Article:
Review: Editorial are back with another mini compilation: hallelujah! It's more on the deeper tip than the disco one this time around, but it's all the same quality you expect from this camp as always! Jus Tadi's dreamy and lush deep house vibes come courtesy of "Peaches", Matt Hughes serves up some deep down and dirty funk on "Do Your Thing", plus there's some chilled-out balearic business covered also by P SOL on "Come On". A Salsoul sounding re-edit by Serge Gamesbourg (!) on "Burning" is a worthy addition and some sexy deep house to close out proceedings courtesy of Long Island Sound and The Owl respectively. All killer no filler!
Review: Danny "80s Child" Worrall's Masterworks Music label seems to specialize in delivering tasty reworks of long forgotten '80s soul, boogie and P-funk gems. This latest EP from Brooklyn-based P-Sol is packed to the rafters with this kind of gear. He does an admirable job balancing the needs of the dancefloor with giving the original material due reverence, as you'd expect from someone of his vast experience. There's some slow, chugging, synth-laden disco sweetness ("Every Night"), a dash of breezy '80s dancefloor soul (the filters and bumpin' beats of "Real Love"), and a lesson in the power of dubbed-out horns and eyes-closed synth solos (the admirable "Do Ya"). In other words, plenty of tried-and-tested material for those who dig synth-heavy disco grooves.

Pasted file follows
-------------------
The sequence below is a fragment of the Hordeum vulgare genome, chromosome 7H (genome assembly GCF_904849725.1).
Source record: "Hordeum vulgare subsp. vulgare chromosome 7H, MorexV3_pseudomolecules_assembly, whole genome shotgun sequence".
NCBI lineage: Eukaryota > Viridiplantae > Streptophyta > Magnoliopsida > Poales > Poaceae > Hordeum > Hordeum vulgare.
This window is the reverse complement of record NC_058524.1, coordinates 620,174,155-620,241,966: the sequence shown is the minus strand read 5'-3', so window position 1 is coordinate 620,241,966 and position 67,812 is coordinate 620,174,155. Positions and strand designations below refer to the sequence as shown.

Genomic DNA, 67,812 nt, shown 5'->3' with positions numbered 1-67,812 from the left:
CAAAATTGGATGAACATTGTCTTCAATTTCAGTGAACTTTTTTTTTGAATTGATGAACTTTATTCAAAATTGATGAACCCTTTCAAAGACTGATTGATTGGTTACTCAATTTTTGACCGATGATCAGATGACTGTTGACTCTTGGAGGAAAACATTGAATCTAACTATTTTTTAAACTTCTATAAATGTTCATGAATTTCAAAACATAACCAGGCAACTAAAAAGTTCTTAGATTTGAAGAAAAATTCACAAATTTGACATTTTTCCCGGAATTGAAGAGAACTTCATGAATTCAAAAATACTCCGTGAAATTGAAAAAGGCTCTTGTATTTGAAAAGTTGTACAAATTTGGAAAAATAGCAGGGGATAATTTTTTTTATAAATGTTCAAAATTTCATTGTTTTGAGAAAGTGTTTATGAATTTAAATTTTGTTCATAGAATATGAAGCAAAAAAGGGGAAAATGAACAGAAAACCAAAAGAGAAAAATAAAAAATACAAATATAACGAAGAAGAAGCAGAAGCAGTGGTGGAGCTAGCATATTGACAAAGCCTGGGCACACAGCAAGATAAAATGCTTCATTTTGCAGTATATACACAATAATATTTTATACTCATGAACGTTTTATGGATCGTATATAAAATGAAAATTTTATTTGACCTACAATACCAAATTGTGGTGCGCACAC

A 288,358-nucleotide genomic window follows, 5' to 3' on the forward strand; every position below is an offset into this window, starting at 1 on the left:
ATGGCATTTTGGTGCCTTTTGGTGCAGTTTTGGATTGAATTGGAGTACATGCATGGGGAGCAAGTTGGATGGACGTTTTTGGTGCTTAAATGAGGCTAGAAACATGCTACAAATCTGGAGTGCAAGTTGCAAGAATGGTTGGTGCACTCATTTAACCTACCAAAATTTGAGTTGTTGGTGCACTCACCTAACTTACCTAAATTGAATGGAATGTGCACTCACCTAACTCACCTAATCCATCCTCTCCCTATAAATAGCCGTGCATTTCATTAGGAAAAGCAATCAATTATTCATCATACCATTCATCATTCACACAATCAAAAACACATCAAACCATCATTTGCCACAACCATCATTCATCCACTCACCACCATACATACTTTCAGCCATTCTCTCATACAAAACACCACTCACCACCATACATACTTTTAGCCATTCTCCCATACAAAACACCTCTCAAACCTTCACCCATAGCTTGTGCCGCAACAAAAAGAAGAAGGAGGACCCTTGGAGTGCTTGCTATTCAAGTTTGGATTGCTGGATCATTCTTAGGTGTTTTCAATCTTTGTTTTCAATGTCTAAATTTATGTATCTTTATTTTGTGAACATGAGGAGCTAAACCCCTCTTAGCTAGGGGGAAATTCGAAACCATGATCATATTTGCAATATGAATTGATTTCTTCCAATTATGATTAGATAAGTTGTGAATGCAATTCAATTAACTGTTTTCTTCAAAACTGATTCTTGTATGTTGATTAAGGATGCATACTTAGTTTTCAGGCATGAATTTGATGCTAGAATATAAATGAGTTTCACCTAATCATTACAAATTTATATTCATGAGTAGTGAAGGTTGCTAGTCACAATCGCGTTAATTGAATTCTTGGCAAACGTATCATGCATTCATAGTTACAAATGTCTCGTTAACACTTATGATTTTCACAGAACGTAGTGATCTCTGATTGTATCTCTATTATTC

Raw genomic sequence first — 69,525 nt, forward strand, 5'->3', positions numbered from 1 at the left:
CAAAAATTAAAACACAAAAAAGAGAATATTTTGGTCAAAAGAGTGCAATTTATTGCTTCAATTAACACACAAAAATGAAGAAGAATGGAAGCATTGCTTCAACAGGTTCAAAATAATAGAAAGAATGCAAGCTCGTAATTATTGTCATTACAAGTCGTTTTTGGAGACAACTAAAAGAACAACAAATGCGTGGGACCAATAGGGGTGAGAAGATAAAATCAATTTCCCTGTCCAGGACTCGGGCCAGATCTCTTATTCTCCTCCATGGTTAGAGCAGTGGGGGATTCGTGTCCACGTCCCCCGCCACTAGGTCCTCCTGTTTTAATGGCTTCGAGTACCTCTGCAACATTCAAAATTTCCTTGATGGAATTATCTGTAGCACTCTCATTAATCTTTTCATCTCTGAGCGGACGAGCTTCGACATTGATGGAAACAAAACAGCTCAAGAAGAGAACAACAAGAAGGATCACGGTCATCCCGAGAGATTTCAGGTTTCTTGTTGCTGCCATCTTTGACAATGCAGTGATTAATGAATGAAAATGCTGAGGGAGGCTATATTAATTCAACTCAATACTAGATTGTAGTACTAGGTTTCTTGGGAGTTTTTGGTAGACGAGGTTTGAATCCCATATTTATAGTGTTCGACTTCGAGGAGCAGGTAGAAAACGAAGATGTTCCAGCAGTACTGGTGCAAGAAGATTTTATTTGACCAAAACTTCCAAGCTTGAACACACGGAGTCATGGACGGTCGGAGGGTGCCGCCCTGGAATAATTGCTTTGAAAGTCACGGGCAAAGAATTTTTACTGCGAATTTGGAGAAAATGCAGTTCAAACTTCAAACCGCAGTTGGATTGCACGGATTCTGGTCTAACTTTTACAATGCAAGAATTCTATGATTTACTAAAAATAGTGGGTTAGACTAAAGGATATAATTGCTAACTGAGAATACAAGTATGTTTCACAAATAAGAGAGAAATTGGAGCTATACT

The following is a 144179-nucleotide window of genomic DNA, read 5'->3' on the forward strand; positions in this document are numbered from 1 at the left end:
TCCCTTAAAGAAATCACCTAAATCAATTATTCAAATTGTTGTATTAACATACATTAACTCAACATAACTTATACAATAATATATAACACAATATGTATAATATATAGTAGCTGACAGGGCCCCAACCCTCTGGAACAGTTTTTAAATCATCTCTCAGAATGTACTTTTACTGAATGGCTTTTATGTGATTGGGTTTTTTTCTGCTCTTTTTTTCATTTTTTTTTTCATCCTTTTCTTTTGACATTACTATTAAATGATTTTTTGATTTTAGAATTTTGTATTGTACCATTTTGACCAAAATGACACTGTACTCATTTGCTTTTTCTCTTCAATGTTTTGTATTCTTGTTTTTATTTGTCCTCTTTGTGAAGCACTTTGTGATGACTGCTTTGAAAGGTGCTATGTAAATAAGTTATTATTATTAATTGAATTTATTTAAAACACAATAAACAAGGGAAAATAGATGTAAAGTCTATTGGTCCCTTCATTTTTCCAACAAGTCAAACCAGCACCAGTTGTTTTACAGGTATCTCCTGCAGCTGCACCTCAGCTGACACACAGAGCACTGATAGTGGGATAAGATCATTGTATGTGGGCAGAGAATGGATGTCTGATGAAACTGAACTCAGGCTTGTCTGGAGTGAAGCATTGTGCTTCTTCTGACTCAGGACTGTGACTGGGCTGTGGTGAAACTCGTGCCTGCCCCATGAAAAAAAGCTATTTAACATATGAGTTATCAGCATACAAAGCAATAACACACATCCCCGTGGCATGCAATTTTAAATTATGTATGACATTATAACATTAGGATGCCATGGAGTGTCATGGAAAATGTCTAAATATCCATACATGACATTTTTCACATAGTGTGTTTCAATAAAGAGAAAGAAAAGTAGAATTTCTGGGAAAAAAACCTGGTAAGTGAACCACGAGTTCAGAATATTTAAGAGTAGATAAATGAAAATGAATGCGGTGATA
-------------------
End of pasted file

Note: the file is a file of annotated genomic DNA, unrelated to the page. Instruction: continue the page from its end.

Review: Re-edit Yankee P-Sol seems to getting deeper with each new release. House certainly seems to be winning out over disco in his newer productions as is evidenced here. "Sure Thing" is seven minutes of woozy pads delayed claps and a general 3am otherworldliness, "Hooked" is a funkier jam that's still very hazy with early-'90s New York vibes (right down to the jazzy sax and Fender Rhodes chords), and things wrap up on a high note with the tough, tribal beats and dreamy synths of "Treats".
Review: After putting out three Mixed Bags on Wall Of Fame and other material for Hot Digits, FKR and Editorial, P Sol lands on DiscoDat! His entrance is a laid back one with the lazy Sunday vibes of "You Left Me", while "Six Machine" is amplified funk with trumpeting horns, walking basslines and sassy vocals. "Not Easy" ventures down a soul route leaving the flutey "Harlem River Drive" to seal the deal of a great four-track release.
Review: New York's P-Sol is becoming a trusted source of chunky, floor-friendly reworks. Here he delivers another quartet of gems, on the third volume of his ongoing Mixed Bag series. He kicks things off with "Physical", a tooled-up, floor-friendly re-cut of the Olivia Newton-John pop classic of the same name, before showing Marvin Gaye some love on the sumptuous, filter-heavy loop jam "If You Let Me". Arguably the EP's two strongest moments come last, though; the delay-heavy proto-house dub business of "Tonight", and "Can't Judge", a chunky, bass-heavy re-edit of Cookie's 1982 roller-boogie classic "Can't Judge a Book By Its' Cover". All killer, no filler, as the saying goes.